Fashion Revolution, a not-for-profit global movement, observed that British brands are ‘falling behind’ their European counterparts in terms of transparency.
The index from the global fashion activism movement, now in its sixth year, analysed and ranked 250 of the world’s largest fashion brands and retailers based on their public disclosure of human rights and environmental policies, practices, and impacts in their operations and supply chains.
Italian brand OVS tops the global benchmark on transparency with a score of 78 per cent, an increase of 44 per cent from 2020, replacing Swedish fashion giant H&M, which came second with 68 per cent, followed by Timberland and The North Face at 66 per cent, and C&A and Vans at 65 per cent.
Other brands scoring above 55 per cent include Gildan, Esprit and United Colors of Benetton, Tommy Hilfiger, Calvin Klein, Van Heusen, Gucci, Target Australia, Kmart Australia and Patagonia.
Nottingham-headquartered Speedo is the highest-scoring British brand at 53 per cent, an increase of 19 points from last year. The swimwear brand was followed by Sainsbury’s and Marks and Spencer at 48 per cent and Asos with 47 per cent.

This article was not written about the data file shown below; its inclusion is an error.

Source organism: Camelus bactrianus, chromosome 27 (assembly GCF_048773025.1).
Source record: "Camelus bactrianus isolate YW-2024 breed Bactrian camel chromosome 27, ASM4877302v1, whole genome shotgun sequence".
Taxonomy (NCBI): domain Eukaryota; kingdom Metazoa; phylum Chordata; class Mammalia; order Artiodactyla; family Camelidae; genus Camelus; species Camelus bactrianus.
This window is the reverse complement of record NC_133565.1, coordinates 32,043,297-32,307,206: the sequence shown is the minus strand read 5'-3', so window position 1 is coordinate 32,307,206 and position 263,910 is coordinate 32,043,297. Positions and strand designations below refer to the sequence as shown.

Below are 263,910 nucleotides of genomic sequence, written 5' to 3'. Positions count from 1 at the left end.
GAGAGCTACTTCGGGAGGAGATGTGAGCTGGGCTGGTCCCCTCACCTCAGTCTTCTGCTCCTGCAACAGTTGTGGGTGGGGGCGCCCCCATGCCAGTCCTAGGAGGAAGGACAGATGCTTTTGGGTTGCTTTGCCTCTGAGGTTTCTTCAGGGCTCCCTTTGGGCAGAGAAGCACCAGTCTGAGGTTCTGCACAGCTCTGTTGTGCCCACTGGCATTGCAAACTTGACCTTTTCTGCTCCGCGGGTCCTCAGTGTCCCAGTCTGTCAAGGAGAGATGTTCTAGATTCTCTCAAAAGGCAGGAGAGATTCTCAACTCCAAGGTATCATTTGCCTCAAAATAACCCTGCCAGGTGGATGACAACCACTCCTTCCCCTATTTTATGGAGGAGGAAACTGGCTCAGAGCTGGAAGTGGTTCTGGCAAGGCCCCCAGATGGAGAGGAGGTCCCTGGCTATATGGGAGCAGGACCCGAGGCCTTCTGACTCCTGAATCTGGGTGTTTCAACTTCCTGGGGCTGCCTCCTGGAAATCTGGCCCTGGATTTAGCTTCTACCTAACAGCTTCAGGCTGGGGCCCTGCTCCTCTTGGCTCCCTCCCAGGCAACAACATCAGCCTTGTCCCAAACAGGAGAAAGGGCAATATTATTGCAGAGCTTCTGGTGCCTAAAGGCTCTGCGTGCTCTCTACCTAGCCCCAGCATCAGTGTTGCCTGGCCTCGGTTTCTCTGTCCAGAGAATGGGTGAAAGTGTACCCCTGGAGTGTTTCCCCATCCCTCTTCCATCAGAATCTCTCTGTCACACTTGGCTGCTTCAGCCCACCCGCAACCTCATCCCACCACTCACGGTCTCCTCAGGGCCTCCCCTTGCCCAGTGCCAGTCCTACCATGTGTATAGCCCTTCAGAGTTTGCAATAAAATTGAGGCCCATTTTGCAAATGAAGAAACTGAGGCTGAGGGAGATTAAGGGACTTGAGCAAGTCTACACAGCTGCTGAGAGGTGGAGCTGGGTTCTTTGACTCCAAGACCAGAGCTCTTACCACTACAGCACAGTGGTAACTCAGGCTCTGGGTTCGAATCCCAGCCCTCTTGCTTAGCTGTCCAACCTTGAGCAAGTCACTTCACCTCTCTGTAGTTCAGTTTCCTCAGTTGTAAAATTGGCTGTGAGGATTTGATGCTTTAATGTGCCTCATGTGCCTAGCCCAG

Eleven per cent of fashion brands disclosed information about some of their raw material suppliers, up from 7 per cent in 2020 and zero per cent in 2016. Also, more than a quarter (27 per cent) revealed some of their processing facilities, such as spinning mills, dye-houses and laundries, up from 24 per cent last year.
However, major fashion brands disclose very “little information about their efforts to address overproduction, plastic use, and waste despite the urgency of the climate crisis,” adds Fashion Revolution.
Just 14 per cent of brands disclose the overall quantity of products made annually, making it difficult to understand the scale of overproduction globally, despite the urgency of the climate crisis.
Fibre2Fashion News Desk (DS)
Transparency in the fashion supply chain is still ‘too slow’ among 250 of the world’s largest fashion brands, according to the 2021 Fashion Transparency Index released recently by Fashion Revolution. There wasn’t a single British brand or retailer within the top 10 brands in the index this year, even though the UK consumes the most clothes in Europe.